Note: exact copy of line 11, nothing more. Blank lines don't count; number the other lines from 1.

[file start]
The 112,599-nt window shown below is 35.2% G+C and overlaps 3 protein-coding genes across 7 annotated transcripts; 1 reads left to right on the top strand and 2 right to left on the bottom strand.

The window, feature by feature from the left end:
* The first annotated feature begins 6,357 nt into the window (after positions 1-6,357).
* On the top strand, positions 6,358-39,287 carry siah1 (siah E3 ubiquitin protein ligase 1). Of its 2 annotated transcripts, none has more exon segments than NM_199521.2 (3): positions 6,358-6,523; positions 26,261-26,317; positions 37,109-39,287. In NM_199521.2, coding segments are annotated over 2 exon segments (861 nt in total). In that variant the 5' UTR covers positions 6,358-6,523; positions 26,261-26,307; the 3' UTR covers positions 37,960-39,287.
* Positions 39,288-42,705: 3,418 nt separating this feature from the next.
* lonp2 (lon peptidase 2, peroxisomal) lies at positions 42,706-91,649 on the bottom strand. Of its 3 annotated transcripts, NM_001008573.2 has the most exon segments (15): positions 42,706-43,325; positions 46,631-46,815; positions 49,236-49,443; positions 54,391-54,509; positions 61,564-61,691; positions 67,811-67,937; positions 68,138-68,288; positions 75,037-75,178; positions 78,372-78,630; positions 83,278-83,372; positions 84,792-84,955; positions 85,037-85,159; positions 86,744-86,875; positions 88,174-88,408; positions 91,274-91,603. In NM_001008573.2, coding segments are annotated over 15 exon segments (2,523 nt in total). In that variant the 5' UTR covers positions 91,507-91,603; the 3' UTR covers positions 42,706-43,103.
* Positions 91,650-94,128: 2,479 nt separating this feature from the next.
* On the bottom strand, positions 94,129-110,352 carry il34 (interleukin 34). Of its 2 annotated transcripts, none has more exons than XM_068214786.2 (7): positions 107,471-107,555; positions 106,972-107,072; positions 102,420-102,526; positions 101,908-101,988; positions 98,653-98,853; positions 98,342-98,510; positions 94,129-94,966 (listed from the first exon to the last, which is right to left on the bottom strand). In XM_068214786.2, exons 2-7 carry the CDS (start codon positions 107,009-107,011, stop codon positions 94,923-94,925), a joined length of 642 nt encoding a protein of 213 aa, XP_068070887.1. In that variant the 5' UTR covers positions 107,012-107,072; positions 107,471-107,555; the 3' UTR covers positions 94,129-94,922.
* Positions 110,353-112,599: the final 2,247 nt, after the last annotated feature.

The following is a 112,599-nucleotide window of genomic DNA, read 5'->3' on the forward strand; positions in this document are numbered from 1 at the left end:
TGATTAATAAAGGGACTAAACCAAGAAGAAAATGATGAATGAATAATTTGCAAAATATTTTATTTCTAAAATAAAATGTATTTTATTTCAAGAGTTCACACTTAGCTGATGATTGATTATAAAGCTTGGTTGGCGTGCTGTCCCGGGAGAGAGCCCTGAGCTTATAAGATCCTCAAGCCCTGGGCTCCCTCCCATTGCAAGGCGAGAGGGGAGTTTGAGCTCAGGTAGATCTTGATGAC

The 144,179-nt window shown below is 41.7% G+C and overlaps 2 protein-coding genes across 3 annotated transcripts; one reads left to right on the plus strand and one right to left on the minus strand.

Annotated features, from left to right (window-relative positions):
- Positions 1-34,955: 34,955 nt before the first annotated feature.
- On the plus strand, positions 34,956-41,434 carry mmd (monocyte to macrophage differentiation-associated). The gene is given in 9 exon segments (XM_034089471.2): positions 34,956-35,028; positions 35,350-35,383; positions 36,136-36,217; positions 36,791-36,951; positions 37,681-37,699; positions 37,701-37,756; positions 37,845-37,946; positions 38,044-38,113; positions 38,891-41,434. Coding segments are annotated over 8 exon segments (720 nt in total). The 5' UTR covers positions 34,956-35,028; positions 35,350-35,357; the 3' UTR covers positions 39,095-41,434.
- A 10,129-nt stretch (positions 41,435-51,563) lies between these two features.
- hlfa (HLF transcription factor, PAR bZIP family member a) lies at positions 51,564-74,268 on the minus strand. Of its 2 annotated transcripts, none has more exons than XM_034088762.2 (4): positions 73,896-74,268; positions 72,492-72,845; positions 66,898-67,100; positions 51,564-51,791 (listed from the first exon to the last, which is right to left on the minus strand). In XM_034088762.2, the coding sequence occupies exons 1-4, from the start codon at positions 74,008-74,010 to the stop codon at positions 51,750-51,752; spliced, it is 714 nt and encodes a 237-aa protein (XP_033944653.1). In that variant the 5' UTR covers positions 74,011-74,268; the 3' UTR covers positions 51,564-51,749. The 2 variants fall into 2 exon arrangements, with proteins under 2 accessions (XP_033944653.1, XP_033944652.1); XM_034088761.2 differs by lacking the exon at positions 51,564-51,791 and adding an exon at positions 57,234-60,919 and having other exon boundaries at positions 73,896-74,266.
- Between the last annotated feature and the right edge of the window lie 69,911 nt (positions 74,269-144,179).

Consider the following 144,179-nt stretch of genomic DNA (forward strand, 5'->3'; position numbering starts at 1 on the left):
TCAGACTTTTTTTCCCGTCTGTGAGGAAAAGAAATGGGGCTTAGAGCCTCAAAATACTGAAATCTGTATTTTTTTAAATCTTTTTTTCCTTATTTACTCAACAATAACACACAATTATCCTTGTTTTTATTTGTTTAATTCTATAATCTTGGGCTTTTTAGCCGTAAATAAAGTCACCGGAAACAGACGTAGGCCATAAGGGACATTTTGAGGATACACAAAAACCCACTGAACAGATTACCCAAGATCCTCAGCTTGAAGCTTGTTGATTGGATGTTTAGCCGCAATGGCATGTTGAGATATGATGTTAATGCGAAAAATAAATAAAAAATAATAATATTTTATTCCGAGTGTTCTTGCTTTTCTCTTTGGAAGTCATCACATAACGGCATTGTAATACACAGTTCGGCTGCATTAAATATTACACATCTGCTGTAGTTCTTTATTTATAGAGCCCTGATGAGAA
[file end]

TGATTAATAAAGGGACTAAACCAAGAAGAAAATGATGAATGAATAATTTGCAAAATATTTTATTTCTAAAATAAAATGTATTTTATTTCAAGAGTTCACACTTAGCTGATGATTGATTATAAAGCTTGGTTGGCGTGCTGTCCCGGGAGAGAGCCCTGAGCTTATAAGATCCTCAAGCCCTGGGCTCCCTCCCATTGCAAGGCGAGAGGGGAGTTTGAGCTCAGGTAGATCTTGATGAC